Harden, sitting out games while somehow being on the court, forced the Rockets to trade him - and quick - to Brooklyn. The trade, when you ignore the fine print and unindicted co-conspirators Cleveland and Indiana, sent Harden to Brooklyn in exchange for Caris LeVert (immediately flipped for Victor Oladipo), Jarrett Allen, three first-round draft picks and four swapped first-rounders. It's true, when you trade a superstar, you never get back equal value. The other team wins.

If it makes Rockets fans feel any better, the media in New York already has problems with their new problem child. I should say newest problem child. Kyrie Irving plays for the Nets.

"They (the Nets) gave up everybody! There's nothing left now. I just want to cry, It's awful," weeped WFAN Radio talk host Evan Roberts. For those who don't subscribe to weekly Arbitron ratings reports, WFAN is the most powerful, top-rated sports talk station in the Apple.

"You're leading down the road of doom. Harden and Durant could be gone in a year and a half. I'm not convinced this gives them a better chance to win a title. I'm living a nightmare again. They better freaking win."

Circle March 3 on your Rockets schedule. That's when the Brooklyn Nets, with their Big 3 of Kevin Durant, James Harden and possibly Kyrie Irving visit Toyota Center. I hear talk radio salivating over the record jeers that will cascade over Harden's name, although I'm not buying it. Fans don't think like the media does. I'm thinking that Rockets fans will welcome Harden back - one night only - with cheers.

Toyota Center public address announcer Matt Thomas: "Usually when former Rockets come to town for the first time since leaving, I give them a positive introduction. It's up to the fans how to react."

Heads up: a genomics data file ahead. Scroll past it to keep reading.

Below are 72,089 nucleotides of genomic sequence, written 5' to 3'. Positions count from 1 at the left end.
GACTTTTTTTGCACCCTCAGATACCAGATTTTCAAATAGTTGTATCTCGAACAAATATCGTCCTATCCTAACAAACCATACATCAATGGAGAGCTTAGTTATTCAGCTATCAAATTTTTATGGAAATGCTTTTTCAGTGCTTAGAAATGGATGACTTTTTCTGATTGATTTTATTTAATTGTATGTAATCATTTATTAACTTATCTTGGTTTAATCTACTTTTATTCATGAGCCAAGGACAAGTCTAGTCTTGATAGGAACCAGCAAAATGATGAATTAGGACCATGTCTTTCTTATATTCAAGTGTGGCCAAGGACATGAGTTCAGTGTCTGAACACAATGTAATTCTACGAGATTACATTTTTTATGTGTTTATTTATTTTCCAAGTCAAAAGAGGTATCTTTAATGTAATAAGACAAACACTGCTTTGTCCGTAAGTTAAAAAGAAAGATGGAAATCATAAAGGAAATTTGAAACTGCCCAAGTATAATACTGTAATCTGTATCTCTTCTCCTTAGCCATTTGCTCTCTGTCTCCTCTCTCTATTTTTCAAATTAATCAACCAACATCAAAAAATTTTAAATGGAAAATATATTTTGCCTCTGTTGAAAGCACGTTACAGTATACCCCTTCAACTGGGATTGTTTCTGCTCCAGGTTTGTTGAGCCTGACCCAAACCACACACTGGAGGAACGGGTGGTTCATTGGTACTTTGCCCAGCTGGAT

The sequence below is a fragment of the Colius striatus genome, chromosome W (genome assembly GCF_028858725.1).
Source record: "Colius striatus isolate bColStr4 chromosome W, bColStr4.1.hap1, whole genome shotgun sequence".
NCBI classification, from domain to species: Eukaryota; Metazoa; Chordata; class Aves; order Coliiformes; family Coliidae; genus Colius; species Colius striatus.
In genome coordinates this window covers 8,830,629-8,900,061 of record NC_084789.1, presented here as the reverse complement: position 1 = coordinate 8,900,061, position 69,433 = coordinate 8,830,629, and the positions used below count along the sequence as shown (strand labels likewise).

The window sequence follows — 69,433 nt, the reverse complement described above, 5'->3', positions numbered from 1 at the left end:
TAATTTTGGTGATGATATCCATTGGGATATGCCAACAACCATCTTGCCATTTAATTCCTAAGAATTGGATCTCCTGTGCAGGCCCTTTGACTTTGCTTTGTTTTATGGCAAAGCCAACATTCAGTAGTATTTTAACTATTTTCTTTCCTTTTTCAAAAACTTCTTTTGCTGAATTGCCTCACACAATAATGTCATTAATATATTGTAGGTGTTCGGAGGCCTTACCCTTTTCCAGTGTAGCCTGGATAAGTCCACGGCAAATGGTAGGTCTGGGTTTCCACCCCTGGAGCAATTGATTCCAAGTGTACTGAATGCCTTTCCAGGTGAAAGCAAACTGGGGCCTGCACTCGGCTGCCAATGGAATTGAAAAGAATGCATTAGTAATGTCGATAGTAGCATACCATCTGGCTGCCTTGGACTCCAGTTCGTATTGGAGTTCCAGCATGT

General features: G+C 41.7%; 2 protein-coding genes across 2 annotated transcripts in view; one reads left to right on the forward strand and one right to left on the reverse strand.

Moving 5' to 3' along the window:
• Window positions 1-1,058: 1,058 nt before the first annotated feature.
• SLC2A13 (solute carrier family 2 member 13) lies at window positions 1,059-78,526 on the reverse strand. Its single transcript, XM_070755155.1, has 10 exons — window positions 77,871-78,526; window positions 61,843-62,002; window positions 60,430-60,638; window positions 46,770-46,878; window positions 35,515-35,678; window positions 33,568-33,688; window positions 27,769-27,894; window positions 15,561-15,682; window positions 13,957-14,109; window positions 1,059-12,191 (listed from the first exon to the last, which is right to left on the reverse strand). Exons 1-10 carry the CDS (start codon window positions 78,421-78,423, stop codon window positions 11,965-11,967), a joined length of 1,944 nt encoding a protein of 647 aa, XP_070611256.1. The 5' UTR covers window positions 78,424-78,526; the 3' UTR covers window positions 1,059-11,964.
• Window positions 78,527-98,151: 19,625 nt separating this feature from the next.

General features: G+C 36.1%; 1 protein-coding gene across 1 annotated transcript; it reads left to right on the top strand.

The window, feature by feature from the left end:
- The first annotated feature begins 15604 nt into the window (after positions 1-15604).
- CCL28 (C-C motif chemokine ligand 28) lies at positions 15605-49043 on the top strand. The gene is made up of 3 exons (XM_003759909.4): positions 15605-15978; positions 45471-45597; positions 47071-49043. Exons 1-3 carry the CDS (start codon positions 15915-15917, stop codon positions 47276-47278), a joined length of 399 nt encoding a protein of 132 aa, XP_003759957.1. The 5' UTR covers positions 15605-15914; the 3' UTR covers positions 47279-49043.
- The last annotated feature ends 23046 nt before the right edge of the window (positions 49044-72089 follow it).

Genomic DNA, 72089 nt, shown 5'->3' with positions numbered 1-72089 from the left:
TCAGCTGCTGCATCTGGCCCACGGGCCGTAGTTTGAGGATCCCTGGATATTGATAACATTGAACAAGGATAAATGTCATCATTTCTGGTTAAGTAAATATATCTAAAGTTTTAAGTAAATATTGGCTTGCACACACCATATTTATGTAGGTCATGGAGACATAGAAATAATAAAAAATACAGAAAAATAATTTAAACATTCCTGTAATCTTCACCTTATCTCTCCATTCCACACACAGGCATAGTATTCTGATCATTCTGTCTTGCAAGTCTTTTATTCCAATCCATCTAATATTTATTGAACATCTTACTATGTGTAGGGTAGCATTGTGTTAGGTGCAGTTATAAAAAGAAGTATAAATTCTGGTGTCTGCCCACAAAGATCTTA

James Harden spent eight seasons with the Rockets. He is a spectacular player who watched other NBA players engineer trades so they could compete for a title. Harden didn't think the Rockets were good enough, and he's right. So he wanted out. We've all been there, a job we didn't like for a company we didn't like, for a boss we didn't respect. Harden wanting to be traded is understandable. How he went about it was deplorable. He hurt his co-workers.

Houston will make Harden pay for his disrespectful departure. He has an upscale restaurant set to open here. The name of the steakhouse will be "13." Harden's business partners may want to change that number ... before the restaurant's telephone number is disconnected. There are plenty of other restaurants in Houston. Rich people who can afford steakhouse prices hold grudges.

Rockets fans searching for a silver lining say, "We got two decent players and a whole bunch of precious first-round picks" for a malcontent who would rather be anywhere (except maybe Sacramento) than Houston." Yes, a bunch of first-round picks does bode well for the future. Anywhere, except maybe Houston.

Houston's draft war room isn't the most successful operation in the NBA. Over the past decade prior to 2000, under the direction of general manager Daryl Morey, the Rockets made 16 draft picks. Not one of them is still in a Rockets uniform, many of them have sought employment outside of America, some outside of basketball. Among their first-round whiffs: Nikola Mirotic, Terrence Jones, Sam Dekker - all out of the league. Best of all, Royce White, who played three whole games in his NBA career and finished with a scoring average of 0.00 points per game.